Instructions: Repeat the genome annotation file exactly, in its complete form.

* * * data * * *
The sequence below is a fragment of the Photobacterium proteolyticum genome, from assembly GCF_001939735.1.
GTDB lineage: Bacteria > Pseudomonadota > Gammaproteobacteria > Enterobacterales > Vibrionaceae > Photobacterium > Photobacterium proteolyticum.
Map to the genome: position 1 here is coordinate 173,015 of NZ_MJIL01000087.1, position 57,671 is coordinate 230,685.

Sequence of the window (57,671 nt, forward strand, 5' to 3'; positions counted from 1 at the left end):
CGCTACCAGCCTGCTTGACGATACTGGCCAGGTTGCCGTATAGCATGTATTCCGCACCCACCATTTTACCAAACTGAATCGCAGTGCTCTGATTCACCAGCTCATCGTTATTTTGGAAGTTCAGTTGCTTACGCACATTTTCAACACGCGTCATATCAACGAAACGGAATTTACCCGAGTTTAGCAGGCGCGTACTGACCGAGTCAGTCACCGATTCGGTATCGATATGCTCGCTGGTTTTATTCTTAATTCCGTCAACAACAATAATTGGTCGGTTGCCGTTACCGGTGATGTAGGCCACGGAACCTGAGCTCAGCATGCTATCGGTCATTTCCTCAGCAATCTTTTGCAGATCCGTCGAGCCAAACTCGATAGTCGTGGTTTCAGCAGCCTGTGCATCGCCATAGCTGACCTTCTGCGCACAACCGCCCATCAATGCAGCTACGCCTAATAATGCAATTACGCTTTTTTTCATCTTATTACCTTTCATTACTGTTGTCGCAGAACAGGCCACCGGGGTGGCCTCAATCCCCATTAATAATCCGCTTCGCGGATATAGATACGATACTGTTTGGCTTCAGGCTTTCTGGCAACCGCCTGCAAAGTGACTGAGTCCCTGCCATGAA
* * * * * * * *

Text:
The sequence below is a fragment of the Photobacterium proteolyticum genome, from assembly GCF_001939735.1.
GTDB lineage: Bacteria > Pseudomonadota > Gammaproteobacteria > Enterobacterales > Vibrionaceae > Photobacterium > Photobacterium proteolyticum.
Map to the genome: position 1 here is coordinate 173,015 of NZ_MJIL01000087.1, position 57,671 is coordinate 230,685.

Sequence of the window (57,671 nt, forward strand, 5' to 3'; positions counted from 1 at the left end):
CGCTACCAGCCTGCTTGACGATACTGGCCAGGTTGCCGTATAGCATGTATTCCGCACCCACCATTTTACCAAACTGAATCGCAGTGCTCTGATTCACCAGCTCATCGTTATTTTGGAAGTTCAGTTGCTTACGCACATTTTCAACACGCGTCATATCAACGAAACGGAATTTACCCGAGTTTAGCAGGCGCGTACTGACCGAGTCAGTCACCGATTCGGTATCGATATGCTCGCTGGTTTTATTCTTAATTCCGTCAACAACAATAATTGGTCGGTTGCCGTTACCGGTGATGTAGGCCACGGAACCTGAGCTCAGCATGCTATCGGTCATTTCCTCAGCAATCTTTTGCAGATCCGTCGAGCCAAACTCGATAGTCGTGGTTTCAGCAGCCTGTGCATCGCCATAGCTGACCTTCTGCGCACAACCGCCCATCAATGCAGCTACGCCTAATAATGCAATTACGCTTTTTTTCATCTTATTACCTTTCATTACTGTTGTCGCAGAACAGGCCACCGGGGTGGCCTCAATCCCCATTAATAATCCGCTTCGCGGATATAGATACGATACTGTTTGGCTTCAGGCTTTCTGGCAACCGCCTGCAAAGTGACTGAGTCCCTGCCATGAA